This Theory About Early Holiday Decorating Is Trending Again — But Don't Buy In

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One of the more polarizing topics of the calendar year is "When does the holiday season actually begin?" Some would have you believe it begins the day after Halloween, while others don't even want to see a candy cane until December starts. Retailers typically get a jumpstart on their busy season by reminding you of what's to come as early as September — much to the displeasure of many shoppers.

However, a popular theory would have you believe that those who want to sing Mariah into their red Starbucks cups as early as possible are far happier than those Grinches who would rather wait until a week out to put up a tree. Psychoanalyst Steve McKeown explained in a recent interview that Christmas decorations often evoke a strong sense of nostalgia, which acts as a perfect antidote to a "world full of stress."

It seems, though, that sharing this theory on social media has been just as much of a stress reliever as putting up the decorations themselves. That's because the very idea of the holidays approaching is enough to kick some people's nostalgia into overdrive.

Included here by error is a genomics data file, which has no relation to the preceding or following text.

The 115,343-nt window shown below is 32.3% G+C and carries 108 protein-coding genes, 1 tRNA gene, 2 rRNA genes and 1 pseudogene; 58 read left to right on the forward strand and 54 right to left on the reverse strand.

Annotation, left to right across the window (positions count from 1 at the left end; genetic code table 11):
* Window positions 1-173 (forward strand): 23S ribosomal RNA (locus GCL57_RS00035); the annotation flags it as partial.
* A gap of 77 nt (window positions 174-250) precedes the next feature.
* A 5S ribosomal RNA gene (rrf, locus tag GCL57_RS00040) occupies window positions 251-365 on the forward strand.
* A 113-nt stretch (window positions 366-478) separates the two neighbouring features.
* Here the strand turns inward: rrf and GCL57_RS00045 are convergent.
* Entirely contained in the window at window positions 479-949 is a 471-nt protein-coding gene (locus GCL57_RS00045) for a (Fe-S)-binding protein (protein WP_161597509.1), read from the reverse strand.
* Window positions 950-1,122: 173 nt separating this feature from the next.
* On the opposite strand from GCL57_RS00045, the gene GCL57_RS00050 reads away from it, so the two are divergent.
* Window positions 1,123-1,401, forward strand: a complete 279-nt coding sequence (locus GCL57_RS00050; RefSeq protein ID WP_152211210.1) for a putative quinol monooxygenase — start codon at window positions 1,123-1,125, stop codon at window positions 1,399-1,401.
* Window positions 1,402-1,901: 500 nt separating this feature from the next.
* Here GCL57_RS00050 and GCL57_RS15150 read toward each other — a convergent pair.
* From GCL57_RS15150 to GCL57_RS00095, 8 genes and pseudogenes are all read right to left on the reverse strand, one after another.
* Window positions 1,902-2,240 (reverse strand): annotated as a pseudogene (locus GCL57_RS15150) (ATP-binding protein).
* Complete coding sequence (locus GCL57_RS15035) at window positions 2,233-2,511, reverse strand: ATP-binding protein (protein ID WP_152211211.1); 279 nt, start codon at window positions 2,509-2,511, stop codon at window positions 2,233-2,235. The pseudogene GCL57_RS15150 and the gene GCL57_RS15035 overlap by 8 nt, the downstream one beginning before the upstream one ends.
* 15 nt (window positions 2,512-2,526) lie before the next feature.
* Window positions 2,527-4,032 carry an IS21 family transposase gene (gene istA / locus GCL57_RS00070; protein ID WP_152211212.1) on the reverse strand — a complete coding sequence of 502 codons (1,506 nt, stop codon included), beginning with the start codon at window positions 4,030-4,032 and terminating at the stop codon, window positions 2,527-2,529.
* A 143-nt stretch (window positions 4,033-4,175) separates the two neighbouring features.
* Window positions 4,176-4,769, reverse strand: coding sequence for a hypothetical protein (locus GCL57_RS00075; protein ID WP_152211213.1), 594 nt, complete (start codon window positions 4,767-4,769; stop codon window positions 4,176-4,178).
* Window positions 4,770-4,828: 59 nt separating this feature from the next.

Most of the articles that McKeown is interviewed in reference this study, which found that people who put Christmas decorations up outside their home are using them to "communicate attachment and possibly to integrate themselves into a neighborhood's social activities." Here's the catch, though: that study is from 1989, so it's not the most recent supporting evidence.

"There could be a number of symptomatic reasons why someone would want to obsessively put up decorations early, most commonly for nostalgic reasons, either to relive the magic or to compensate for past neglect," McKeown explains in the interview. "Decorations are simply an anchor or pathway to those old childhood magical emotions of excitement. So putting up those Christmas decorations early extends the excitement!"

But what about those of us who may not want to decorate so early? Are we destined to be be Scrooged until we finally give in and put a wreath on the door? If McKeown and others are to be believed, then the very act of just thinking about the holidays should be enough to keep us happy.

In 2018, researcher Brad Haddock talked to Insider about a study in which he did brain scans on two groups: those who celebrate Christmas and those that don't. He found that the former group definitely showed activity in their brain when they saw images of holiday cheer.

So if we have childhood memories of Christmas to make us feel good, why annoy everyone else around us by forcing an early new year? Not all of us need to be singing carols as soon as possible in order to prove our holiday cheer.

Laura is a New York City-based freelance writer who writes about travel, food, and design. Her work has appeared in Architectural Digest, Bon Appétit, GQ, Condé Nast Traveler, and more. She's a sucker for a good curbside furniture find.

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